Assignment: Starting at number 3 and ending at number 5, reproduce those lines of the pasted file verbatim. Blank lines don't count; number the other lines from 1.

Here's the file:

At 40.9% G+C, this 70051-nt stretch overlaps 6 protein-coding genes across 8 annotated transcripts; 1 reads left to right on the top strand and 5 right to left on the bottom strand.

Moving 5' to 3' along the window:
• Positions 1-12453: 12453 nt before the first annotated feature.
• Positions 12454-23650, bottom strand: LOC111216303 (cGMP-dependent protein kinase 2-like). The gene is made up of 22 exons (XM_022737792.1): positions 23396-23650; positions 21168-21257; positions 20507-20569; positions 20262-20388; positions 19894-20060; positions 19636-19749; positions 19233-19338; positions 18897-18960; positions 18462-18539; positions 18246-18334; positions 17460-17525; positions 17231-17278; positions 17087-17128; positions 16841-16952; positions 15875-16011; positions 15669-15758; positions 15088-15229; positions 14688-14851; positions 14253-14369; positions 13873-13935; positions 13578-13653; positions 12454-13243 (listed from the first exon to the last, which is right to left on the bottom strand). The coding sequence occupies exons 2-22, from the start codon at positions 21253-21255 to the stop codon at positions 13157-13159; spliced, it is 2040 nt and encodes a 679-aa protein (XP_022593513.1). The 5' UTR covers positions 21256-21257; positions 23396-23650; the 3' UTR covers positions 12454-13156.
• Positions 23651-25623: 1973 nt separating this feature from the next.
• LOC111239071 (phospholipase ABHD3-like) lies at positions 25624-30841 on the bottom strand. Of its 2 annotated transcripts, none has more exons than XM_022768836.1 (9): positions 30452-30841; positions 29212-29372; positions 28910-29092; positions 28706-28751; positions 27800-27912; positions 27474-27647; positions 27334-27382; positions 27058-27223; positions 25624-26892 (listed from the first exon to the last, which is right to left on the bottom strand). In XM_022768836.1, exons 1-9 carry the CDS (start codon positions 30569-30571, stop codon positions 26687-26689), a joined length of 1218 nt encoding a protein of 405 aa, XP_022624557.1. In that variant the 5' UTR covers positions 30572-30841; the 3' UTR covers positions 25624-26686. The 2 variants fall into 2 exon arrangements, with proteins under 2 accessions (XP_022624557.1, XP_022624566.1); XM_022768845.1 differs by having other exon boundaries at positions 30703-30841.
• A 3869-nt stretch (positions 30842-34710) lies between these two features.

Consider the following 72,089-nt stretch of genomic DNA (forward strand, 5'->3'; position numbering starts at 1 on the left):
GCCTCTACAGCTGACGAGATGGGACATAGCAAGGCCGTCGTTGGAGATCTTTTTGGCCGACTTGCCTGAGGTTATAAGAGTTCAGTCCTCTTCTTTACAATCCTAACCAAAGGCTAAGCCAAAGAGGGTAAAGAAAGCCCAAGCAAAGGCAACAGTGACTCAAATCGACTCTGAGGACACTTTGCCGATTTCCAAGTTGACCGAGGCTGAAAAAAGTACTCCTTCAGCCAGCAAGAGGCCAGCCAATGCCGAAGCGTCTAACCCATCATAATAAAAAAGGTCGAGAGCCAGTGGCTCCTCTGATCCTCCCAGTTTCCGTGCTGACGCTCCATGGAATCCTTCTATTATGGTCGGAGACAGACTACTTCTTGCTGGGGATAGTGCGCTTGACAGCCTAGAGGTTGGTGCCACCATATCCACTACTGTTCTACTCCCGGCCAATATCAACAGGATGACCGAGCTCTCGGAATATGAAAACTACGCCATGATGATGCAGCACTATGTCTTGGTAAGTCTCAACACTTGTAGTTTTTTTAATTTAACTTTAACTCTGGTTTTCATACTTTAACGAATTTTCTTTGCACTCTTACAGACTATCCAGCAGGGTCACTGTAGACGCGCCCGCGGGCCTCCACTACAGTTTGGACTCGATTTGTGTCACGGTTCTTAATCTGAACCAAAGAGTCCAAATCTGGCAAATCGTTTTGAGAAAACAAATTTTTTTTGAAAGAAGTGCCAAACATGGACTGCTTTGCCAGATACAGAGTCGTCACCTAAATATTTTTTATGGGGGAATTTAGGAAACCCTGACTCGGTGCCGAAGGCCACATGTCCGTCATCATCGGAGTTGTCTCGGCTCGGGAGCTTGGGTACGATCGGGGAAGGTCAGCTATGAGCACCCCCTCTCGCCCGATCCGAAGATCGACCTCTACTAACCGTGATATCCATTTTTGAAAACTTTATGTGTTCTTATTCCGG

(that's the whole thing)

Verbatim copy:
• Positions 1-12453: 12453 nt before the first annotated feature.
• Positions 12454-23650, bottom strand: LOC111216303 (cGMP-dependent protein kinase 2-like). The gene is made up of 22 exons (XM_022737792.1): positions 23396-23650; positions 21168-21257; positions 20507-20569; positions 20262-20388; positions 19894-20060; positions 19636-19749; positions 19233-19338; positions 18897-18960; positions 18462-18539; positions 18246-18334; positions 17460-17525; positions 17231-17278; positions 17087-17128; positions 16841-16952; positions 15875-16011; positions 15669-15758; positions 15088-15229; positions 14688-14851; positions 14253-14369; positions 13873-13935; positions 13578-13653; positions 12454-13243 (listed from the first exon to the last, which is right to left on the bottom strand). The coding sequence occupies exons 2-22, from the start codon at positions 21253-21255 to the stop codon at positions 13157-13159; spliced, it is 2040 nt and encodes a 679-aa protein (XP_022593513.1). The 5' UTR covers positions 21256-21257; positions 23396-23650; the 3' UTR covers positions 12454-13156.
• Positions 23651-25623: 1973 nt separating this feature from the next.